Lessons from 40 year ‘victory over smallpox’ can be used to combat coronavirus today
The eradication “stands as the greatest public health triumph in history”, said World Health Organization (WHO) chief, Tedros Adhanom Ghebreyesus, at a virtual event, adding that “there are many lessons to learn” from the scientific achievement “that can help fight COVID-19 and prepare for future pandemics”.
Many of the basic public health tools that were used successfully to combat smallpox are the same ones that have been deployed to respond to Ebola and COVID-19, namely, disease surveillance, case finding, contact tracing, and mass communication campaigns to inform affected populations.
“The smallpox eradication campaign had one crucial tool that we don’t have for COVID-19 yet”, said Mr. Ghebreyesus, “a vaccine”.
In fact, the smallpox inoculation was the world’s first vaccine, according to WHO. The virus was highly contagious, causing a fever and distinctive, progressive rash. Around three in 10 of those infected died, with survivors often bearing permanent scars, and some were left blind.
As the UN agency works determinedly with many partners to accelerate a COVID-19 vaccine to control transmission, the WHO chief pointed out that an inoculation “was not enough on its own” to end smallpox.
He recalled that while the vaccine was first developed over two centuries ago, in 1796, “it took another 184 years for smallpox to be eradicated”.
“The decisive factor in the victory over smallpox was global solidarity”, spelled out Mr. Ghebreyesus, noting that at the height of the Cold War, the Soviet Union and the United States “joined forces to conquer a common enemy”.
They recognized back then that viruses respect neither nations nor ideologies and according to the agency head, that same solidarity, which was built on national unity, is “needed now more than ever to defeat COVID-19”.
“Stories like the eradication of smallpox have incredible power to inspire”, he stated.
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Change ‘trajectory of global health’
Noting that smallpox is “the first and only human disease eradicated on a global scale through the collaboration of countries worldwide”, the WHO chief said that it highlights “what is possible when nations come together to confront a common foe”.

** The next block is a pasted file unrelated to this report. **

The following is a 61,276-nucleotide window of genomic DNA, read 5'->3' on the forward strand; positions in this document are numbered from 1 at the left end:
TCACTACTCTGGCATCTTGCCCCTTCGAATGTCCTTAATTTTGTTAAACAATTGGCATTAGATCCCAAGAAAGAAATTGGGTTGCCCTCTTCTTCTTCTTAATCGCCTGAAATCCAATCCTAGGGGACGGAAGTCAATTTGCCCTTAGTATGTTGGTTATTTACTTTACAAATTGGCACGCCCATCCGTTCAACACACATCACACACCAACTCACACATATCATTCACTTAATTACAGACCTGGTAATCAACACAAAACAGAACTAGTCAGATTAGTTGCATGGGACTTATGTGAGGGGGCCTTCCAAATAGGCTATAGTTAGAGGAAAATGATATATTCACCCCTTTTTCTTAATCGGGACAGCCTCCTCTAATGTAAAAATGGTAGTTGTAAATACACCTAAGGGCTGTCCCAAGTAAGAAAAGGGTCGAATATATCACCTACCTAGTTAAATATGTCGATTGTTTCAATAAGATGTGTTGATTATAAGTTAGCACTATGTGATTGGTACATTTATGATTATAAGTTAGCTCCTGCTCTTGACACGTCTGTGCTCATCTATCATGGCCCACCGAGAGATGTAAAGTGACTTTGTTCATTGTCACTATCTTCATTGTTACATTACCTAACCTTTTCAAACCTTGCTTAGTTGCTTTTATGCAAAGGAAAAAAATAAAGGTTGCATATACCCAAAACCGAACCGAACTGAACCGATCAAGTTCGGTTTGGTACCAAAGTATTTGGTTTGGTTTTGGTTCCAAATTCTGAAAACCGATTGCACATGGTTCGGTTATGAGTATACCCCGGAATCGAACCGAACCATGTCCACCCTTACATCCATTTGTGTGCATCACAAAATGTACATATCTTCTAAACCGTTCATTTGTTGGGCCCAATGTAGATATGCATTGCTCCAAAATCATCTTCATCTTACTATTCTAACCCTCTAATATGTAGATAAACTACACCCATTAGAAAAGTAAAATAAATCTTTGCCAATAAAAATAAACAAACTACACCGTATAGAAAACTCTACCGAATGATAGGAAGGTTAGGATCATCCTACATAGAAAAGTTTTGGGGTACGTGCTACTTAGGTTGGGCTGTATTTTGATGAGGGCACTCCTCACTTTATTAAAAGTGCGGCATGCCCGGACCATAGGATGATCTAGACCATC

And the legacy of smallpox provides confidence for the world to pursue the eradication of other life-threatening diseases, such as polio.
Like smallpox, COVID-19 is “a defining challenge for public health…a test of global solidarity”, Mr. Ghebreyesus asserted , adding that it also gives us “an opportunity not only to fight a single disease, but to change the trajectory of global health.”
It offers the chance to “build a healthier, safer, fairer world for everyone – to achieve universal health coverage, to achieve our dream from the establishment of WHO in the 1940s: Health for All”, he said.
Stamp of approval
As part of the celebration, WHO issued a smallpox commemorative postal stamp developed by the UN Postal Administration, to honour the millions of people who tirelessly worked together to eradicate the contagious, disfiguring disease.
“When WHO’s smallpox eradication campaign was launched in 1967, one of the ways countries raised awareness about smallpox was through postage stamps”, recalled with WHO chief, “when social media like Twitter and Facebook was not even on the horizon”.
‘Freedom from smallpox’
“The world and all its peoples have won freedom from smallpox”, the World Health Assembly officially declared on 8 May 1980.
Until it was wiped out, for at least 3,000 years, the disfiguring and deadly disease had plagued humanity – and killed some 300 million people in the 20th century alone.
It was ended, thanks to a 10-year WHO-spearheaded global effort that involved thousands of health workers around the world to administer half a billion vaccinations to stamp out smallpox.
The $300 million price-tag to eradicate the virus has saved the world well over $1 billion every year since 1980.